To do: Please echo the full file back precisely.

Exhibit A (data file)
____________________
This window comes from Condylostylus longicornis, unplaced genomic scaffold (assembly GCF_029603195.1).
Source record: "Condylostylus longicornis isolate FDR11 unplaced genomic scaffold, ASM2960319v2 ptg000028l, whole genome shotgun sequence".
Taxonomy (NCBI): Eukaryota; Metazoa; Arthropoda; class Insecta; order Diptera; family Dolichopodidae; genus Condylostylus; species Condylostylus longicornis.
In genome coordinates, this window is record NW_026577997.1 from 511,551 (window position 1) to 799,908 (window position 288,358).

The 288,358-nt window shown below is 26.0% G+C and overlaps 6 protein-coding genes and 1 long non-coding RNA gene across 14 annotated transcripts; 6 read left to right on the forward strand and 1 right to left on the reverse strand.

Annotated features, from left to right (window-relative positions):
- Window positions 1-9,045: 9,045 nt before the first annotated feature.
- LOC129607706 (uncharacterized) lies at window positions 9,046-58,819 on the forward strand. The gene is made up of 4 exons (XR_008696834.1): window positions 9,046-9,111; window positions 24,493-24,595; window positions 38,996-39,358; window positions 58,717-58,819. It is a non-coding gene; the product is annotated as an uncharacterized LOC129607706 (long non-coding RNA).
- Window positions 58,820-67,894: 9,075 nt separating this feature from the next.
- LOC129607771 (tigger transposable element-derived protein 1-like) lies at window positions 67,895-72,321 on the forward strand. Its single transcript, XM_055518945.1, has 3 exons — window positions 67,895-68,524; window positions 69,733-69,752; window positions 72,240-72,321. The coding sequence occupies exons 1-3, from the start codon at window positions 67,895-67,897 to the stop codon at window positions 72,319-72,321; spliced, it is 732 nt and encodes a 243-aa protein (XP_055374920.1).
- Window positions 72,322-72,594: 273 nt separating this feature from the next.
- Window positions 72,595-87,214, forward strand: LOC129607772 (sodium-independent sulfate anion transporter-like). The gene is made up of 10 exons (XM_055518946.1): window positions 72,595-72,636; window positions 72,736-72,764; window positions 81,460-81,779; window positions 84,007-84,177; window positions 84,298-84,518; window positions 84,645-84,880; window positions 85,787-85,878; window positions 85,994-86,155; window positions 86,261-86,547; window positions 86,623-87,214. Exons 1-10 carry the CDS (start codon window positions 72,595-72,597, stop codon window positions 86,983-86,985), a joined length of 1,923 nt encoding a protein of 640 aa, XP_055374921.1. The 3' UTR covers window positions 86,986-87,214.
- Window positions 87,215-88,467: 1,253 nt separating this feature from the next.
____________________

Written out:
This window comes from Condylostylus longicornis, unplaced genomic scaffold (assembly GCF_029603195.1).
Source record: "Condylostylus longicornis isolate FDR11 unplaced genomic scaffold, ASM2960319v2 ptg000028l, whole genome shotgun sequence".
Taxonomy (NCBI): Eukaryota; Metazoa; Arthropoda; class Insecta; order Diptera; family Dolichopodidae; genus Condylostylus; species Condylostylus longicornis.
In genome coordinates, this window is record NW_026577997.1 from 511,551 (window position 1) to 799,908 (window position 288,358).

The 288,358-nt window shown below is 26.0% G+C and overlaps 6 protein-coding genes and 1 long non-coding RNA gene across 14 annotated transcripts; 6 read left to right on the forward strand and 1 right to left on the reverse strand.

Annotated features, from left to right (window-relative positions):
- Window positions 1-9,045: 9,045 nt before the first annotated feature.
- LOC129607706 (uncharacterized) lies at window positions 9,046-58,819 on the forward strand. The gene is made up of 4 exons (XR_008696834.1): window positions 9,046-9,111; window positions 24,493-24,595; window positions 38,996-39,358; window positions 58,717-58,819. It is a non-coding gene; the product is annotated as an uncharacterized LOC129607706 (long non-coding RNA).
- Window positions 58,820-67,894: 9,075 nt separating this feature from the next.
- LOC129607771 (tigger transposable element-derived protein 1-like) lies at window positions 67,895-72,321 on the forward strand. Its single transcript, XM_055518945.1, has 3 exons — window positions 67,895-68,524; window positions 69,733-69,752; window positions 72,240-72,321. The coding sequence occupies exons 1-3, from the start codon at window positions 67,895-67,897 to the stop codon at window positions 72,319-72,321; spliced, it is 732 nt and encodes a 243-aa protein (XP_055374920.1).
- Window positions 72,322-72,594: 273 nt separating this feature from the next.
- Window positions 72,595-87,214, forward strand: LOC129607772 (sodium-independent sulfate anion transporter-like). The gene is made up of 10 exons (XM_055518946.1): window positions 72,595-72,636; window positions 72,736-72,764; window positions 81,460-81,779; window positions 84,007-84,177; window positions 84,298-84,518; window positions 84,645-84,880; window positions 85,787-85,878; window positions 85,994-86,155; window positions 86,261-86,547; window positions 86,623-87,214. Exons 1-10 carry the CDS (start codon window positions 72,595-72,597, stop codon window positions 86,983-86,985), a joined length of 1,923 nt encoding a protein of 640 aa, XP_055374921.1. The 3' UTR covers window positions 86,986-87,214.
- Window positions 87,215-88,467: 1,253 nt separating this feature from the next.